With very short notice the International Wrestling Federation invited Australia to send its best wrestlers to the 1954 World Championships to be held in Tokyo in May. The Japanese paid for travel and forty percent of living expenses while the Australian Association contributed nothing. The additional money had to be raised through local efforts. Fortunately the money was raised and Kevin travelled to Tokyo were he performed well and at the conclusion of the competition was ranked eighth in the world. It was at this competition that Kevin obtained his second flag. At the closing ceremony when the official flag party was lowering a Japanese flag within the stadium Kevin lowered a second flag in unison with the actions of the official party while being watched by Japanese police armed with automatic weapons. ‘There was a certain amount of tension in the situation,’ said Kevin. Later the flag was signed by all wrestlers in the Australian team.
Kevin Coote competing in the Australian Championships 1953, wrestling Fowler of New south Wales. Courtesy Kevin Coote, Kingston Collection.
During a visit to Sakura Nikko Girls’ High School the principal asked that a member of the team speak to the students. Kevin volunteered. Following this engagement he was then invited to take a position as a temporary teacher, teaching conversation English. This he did for two months. At the conclusion of his employment the girls presented him with a navy blue and white kimono, embroided with the traditional motif of a frog jumping into a pond. The gown is a valued item in his memorabilia collection.
Two years later, commencing in November 1956, the Olympic Games were held in Melbourne and Kevin was again in the wrestling team. Sixteen Australian wrestlers took part and of those Kevin was the best performer winning two bouts. In the final rankings he finished equal fifth with a Turkish participant. When asked how his experience at the Melbourne Games compared to Helsinki he replied, ‘The first is always the best.’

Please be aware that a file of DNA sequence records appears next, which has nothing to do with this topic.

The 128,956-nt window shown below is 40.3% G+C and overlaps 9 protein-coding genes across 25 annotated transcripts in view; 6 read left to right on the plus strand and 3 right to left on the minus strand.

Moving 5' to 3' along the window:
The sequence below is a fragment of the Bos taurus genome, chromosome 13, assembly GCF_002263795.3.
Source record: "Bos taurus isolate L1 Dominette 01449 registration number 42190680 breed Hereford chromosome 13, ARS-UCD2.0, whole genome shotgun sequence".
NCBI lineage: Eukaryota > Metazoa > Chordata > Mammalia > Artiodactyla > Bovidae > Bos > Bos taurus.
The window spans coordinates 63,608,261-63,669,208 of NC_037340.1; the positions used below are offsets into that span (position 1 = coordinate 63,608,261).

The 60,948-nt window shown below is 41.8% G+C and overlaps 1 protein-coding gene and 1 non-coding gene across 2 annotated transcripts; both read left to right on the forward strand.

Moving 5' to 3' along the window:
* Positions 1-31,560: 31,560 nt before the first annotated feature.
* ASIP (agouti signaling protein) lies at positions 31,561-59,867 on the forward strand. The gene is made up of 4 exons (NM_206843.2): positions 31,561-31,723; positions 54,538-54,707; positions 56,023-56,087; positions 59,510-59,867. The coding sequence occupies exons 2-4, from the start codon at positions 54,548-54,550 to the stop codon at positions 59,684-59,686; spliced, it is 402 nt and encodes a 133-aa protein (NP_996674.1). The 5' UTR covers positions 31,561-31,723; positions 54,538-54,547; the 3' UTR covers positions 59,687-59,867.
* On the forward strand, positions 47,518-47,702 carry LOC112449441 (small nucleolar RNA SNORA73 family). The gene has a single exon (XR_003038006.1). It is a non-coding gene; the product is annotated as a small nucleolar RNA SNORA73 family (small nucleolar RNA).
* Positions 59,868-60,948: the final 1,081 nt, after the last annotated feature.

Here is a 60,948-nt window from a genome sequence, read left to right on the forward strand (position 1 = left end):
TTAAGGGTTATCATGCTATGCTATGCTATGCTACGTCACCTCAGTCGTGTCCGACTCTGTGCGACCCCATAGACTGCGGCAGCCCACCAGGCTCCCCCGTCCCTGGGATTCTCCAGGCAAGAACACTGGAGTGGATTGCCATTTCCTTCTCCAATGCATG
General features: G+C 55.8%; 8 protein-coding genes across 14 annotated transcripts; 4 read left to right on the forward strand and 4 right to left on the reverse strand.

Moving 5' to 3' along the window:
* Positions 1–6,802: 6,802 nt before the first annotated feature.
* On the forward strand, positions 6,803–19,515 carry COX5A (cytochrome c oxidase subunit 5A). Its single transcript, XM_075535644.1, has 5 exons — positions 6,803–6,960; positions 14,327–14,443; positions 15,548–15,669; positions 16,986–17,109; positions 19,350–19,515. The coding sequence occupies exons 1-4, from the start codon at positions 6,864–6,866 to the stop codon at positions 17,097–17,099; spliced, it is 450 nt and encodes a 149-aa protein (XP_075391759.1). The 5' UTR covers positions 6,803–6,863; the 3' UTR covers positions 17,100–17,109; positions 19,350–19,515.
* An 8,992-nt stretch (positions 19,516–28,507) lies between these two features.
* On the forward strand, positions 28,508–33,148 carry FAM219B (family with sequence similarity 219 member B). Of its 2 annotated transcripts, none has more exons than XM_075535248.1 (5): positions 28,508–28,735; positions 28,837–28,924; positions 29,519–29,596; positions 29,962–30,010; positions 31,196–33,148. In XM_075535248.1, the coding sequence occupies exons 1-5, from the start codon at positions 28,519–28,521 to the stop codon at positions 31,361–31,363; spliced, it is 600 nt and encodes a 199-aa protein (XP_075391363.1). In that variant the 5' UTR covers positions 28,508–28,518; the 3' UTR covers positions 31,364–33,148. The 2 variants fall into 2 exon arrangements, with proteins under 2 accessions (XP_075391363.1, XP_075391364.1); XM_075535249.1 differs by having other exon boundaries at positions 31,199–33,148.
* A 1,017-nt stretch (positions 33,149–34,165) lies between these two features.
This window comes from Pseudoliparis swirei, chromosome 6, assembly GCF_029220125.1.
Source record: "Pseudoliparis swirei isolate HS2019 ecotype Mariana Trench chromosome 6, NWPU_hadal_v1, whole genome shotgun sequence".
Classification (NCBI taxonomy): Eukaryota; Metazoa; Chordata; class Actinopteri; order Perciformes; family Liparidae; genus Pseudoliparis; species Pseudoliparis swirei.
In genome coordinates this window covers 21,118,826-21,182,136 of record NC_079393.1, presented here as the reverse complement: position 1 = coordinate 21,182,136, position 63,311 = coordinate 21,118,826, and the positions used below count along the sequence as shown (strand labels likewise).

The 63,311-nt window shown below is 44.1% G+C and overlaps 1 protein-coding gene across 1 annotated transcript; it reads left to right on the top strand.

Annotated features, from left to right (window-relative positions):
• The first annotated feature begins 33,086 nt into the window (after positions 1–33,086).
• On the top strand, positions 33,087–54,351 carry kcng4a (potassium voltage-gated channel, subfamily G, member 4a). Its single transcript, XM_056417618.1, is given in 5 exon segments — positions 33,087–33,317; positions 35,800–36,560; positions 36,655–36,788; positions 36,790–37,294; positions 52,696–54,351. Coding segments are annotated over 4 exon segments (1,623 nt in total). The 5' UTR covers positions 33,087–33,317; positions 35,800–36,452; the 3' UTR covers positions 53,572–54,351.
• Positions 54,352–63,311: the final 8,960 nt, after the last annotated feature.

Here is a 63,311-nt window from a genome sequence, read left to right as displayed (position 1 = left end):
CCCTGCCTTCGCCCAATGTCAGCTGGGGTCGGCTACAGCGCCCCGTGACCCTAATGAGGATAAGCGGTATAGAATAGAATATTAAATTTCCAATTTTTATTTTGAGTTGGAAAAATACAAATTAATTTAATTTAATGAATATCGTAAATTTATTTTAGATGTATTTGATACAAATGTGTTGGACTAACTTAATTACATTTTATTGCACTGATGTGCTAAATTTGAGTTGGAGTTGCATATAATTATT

One further occasion when Kevin featured in the local press was not related to his prowess as a wrestler. On this occasion he was before the magistrate of the Sandringham Court charged by a constable of the mobile traffic police with speeding, failing to signal his intention of passing another car, only having one headlight and failing to have the tail light of the car switched on while driving his 1937 Ford Coupe along Beach Road. The constable contended that Kevin had passed up to 40 cars without giving the appropriate hand signal when diverting right. This Kevin denied saying he did signal and he had only passed two or three cars. The charge was dismissed. The charges concerning head lights and tail light were admitted by Kevin and he was fined two pounds for each offence. He explained that the mudguards that contained the head lights were at the panel beaters being repaired so he had a fog light in the centre of the radiator. With the tail light he had asked a passenger on leaving the car to switch it on but obvious the passenger failed to do it. However it was with the fourth and most serious charge of speeding at speeds of 55 to 60 miles per hour that Kevin strongly objected. The constable claimed that he had followed Kevin for half a mile maintaining a constant interval between himself and Kevin’s car. In his denial Kevin said it was a Saturday night when he was driving towards Melbourne at the time when traffic was heavy. He believed he was travelling no faster that 40 miles per hour and this was supported by Robert Clark of Mordialloc a passenger in the car. The bench accepted this story and the charge was dismissed.
Today Kevin continues to live in the City of Kingston. After two hip replacements and a body riddled with arthritis, his sporting activity is limited. No doubt this situation has occurred because of the stresses he placed it under in his world class sporting career and working life. Nevertheless he continues to draw upon his memories of an outstanding sporting life as a young man sparked by the mementos he has surrounding him in his mini museum.
Kevin Coote with Lindy, daughter of Russell Mockridge with Grand Prix Cup, c2004. Courtesy Kevin Coote, Kingston Collection.
© 2019 Kingston Local History | Website by Weave
City of Kingston acknowledges the Kulin Nation as the custodians of the land on which the municipality is a part and pays respect to their Elders, past and present. Council is a member of the Inter Council Aboriginal Consultative Committee (ICACC).